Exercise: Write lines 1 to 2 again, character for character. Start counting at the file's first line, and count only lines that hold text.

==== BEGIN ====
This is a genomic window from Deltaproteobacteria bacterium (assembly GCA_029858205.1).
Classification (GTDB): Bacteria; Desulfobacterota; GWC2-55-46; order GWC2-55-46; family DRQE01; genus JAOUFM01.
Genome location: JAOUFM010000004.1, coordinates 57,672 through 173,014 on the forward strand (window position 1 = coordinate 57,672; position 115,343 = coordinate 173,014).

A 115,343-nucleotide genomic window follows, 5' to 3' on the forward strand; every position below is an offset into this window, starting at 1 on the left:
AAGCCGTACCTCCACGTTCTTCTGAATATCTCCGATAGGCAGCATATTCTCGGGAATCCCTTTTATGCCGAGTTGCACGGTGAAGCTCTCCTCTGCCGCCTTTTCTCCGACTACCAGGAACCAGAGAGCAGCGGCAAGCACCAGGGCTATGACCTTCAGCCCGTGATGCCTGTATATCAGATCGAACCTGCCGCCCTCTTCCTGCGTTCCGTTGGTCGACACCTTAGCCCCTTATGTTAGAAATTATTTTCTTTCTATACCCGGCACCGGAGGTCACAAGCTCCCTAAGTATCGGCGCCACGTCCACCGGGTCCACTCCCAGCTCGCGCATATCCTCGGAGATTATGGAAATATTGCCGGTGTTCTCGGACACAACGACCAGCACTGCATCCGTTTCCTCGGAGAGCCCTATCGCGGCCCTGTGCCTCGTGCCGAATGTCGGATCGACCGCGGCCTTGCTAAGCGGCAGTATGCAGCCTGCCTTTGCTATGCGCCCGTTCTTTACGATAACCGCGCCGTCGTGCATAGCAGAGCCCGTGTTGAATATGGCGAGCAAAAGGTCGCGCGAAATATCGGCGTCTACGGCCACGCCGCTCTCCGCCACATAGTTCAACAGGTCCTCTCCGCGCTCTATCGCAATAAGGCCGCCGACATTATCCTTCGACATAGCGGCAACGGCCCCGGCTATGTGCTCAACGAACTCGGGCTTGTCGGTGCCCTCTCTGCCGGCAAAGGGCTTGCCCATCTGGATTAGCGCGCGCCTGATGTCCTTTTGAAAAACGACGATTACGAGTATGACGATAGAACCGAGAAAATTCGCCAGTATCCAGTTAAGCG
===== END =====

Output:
This is a genomic window from Deltaproteobacteria bacterium (assembly GCA_029858205.1).
Classification (GTDB): Bacteria; Desulfobacterota; GWC2-55-46; order GWC2-55-46; family DRQE01; genus JAOUFM01.